We also made some naan which we cooked on the grill and it turned out really well. Just a little warning, the chicken is rather warm, so if you’re a spice-neophyte, use a partial packet of the spices.

Rogan Josh and Saffron/Cardamom rice.

Tonight for dinner I prepared a beef rogan josh, using the Penzey’s rogan josh spice.

The recipe is that which is recommended in the Penzey’s catalog, approximately.

We used:
1.5lbs beef bottom round stew meat (lamb would be better if it is easily available to you)
1/4 cup veggie oil (ghee would work nicely if you have it)
1 large onion, chopped
4tbsp Penzey’s Rogan Josh powder (frankly, any nice curry powder will yield a nice curry off this basic recipe)
2 green cardamom pods (optional – the powder has cardamom, but they recommend more)
cayenne pepper (again, optional to taste – I think the powder is warm enough as is)
1 cup of water
1/2 cup of plain yogurt
1tsp salt

Brown the beef in the oil, over medium heat add the onion and let it cook through. Add the rogan josh powder and salt and let it cook, stirring, for a few seconds, then add the water and yogurt. reduce heat to low, and let it barely simmer for 1 to 2 hours. We left it covered part of the time, and open part of the time. Covering helped tenderize the meat a bit. You want a nice thick sauce, so letting it reduce is ok, but remember that you’ll probably want to add a bit of water now and then if you’re letting it simmer the full two hours.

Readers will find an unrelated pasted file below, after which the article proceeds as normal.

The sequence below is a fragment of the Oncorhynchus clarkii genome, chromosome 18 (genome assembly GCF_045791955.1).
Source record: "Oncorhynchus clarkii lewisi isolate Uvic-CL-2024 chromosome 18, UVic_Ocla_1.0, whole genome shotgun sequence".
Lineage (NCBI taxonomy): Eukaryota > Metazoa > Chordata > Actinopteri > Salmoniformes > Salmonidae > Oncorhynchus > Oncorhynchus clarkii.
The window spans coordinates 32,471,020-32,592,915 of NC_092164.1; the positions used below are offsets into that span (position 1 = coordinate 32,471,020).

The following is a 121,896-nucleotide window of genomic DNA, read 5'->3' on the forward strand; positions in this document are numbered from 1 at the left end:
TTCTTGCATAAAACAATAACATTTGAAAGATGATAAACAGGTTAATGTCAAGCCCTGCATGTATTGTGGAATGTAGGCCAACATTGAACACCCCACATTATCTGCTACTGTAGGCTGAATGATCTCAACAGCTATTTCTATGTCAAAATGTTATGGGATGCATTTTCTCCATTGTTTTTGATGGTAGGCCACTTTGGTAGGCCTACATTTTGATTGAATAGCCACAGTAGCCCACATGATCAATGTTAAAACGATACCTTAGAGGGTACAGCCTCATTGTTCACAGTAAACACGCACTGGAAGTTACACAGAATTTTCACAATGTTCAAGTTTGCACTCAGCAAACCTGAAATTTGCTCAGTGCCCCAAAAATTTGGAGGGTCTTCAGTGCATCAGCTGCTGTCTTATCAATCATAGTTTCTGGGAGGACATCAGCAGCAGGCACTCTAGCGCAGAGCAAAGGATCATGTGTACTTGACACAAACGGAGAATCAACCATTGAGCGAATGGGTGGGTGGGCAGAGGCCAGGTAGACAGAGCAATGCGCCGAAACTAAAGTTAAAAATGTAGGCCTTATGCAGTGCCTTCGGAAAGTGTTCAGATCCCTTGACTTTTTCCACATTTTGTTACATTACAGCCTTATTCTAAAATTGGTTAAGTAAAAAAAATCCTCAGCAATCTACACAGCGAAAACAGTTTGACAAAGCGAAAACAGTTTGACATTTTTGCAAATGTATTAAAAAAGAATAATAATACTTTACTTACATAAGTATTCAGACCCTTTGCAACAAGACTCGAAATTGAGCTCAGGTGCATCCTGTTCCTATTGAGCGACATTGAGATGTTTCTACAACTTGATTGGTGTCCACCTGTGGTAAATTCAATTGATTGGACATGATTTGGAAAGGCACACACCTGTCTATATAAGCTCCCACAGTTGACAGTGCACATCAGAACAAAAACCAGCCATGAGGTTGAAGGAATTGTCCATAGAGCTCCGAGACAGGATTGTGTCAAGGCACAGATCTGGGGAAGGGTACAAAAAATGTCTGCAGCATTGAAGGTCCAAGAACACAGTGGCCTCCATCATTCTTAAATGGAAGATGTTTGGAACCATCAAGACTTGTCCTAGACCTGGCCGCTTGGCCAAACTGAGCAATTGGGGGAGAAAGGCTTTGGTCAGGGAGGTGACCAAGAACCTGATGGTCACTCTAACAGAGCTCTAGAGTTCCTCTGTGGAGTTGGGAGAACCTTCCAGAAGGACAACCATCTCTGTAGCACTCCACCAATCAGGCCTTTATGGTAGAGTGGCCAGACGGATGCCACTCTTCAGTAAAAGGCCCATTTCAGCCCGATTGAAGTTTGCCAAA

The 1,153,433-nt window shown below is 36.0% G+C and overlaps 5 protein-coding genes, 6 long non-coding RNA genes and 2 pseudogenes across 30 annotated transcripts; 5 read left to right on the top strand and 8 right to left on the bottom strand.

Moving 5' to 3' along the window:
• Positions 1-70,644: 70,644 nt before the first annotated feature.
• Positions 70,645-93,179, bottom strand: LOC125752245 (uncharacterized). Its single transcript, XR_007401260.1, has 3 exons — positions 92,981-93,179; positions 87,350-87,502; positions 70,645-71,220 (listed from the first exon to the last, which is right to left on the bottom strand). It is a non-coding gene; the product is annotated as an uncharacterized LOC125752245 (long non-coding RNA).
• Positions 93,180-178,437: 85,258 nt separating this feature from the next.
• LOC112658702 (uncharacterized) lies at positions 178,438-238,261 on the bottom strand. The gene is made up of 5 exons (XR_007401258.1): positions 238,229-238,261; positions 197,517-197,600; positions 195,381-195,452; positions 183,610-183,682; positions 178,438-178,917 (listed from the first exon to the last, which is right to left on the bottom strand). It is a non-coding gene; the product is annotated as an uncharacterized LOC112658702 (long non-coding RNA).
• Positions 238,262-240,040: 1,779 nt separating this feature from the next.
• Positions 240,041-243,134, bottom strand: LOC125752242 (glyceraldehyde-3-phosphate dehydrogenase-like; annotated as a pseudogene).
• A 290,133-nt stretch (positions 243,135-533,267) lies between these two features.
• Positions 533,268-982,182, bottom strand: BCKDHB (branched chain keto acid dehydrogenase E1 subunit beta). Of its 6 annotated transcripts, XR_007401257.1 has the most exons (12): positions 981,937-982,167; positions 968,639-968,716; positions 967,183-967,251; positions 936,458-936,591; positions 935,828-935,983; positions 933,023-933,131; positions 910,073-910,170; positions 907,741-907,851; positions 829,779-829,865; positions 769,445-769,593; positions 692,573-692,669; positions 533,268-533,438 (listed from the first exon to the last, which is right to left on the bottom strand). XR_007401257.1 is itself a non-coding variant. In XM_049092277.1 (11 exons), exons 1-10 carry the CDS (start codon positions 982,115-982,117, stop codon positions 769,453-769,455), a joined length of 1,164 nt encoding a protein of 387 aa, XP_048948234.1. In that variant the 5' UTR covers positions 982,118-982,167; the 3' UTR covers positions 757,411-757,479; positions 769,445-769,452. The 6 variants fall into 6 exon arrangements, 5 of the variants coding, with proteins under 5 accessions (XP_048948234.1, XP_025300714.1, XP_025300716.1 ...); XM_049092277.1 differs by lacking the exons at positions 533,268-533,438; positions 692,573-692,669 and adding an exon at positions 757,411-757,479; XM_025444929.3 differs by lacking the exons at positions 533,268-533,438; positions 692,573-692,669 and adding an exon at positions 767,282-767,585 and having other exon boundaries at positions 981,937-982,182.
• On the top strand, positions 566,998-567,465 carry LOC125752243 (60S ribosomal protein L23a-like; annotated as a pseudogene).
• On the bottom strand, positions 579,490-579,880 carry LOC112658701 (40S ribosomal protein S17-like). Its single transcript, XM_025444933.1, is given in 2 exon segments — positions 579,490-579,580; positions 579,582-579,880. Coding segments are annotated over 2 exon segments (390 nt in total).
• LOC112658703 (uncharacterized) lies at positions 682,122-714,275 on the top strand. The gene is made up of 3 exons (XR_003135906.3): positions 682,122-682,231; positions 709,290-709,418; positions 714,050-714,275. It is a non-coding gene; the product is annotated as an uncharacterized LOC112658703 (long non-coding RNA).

We served it with the following rice:
roughly 1:1 Basmati to water
1tbsp butter
.25g saffron powder
3 green cardamom pods
5 cloves

Toast the rice in the butter lightly (a couple of minutes) add water and spices, cook rice until the water is gone.

The penzey’s rogan josh powder is really really nice. I’m very impressed. It was a nice, thick dish when it was done, and it was nicely balanced without any of the spices really overpowering any of the others. I’m looking forward to trying out their vindaloo spice.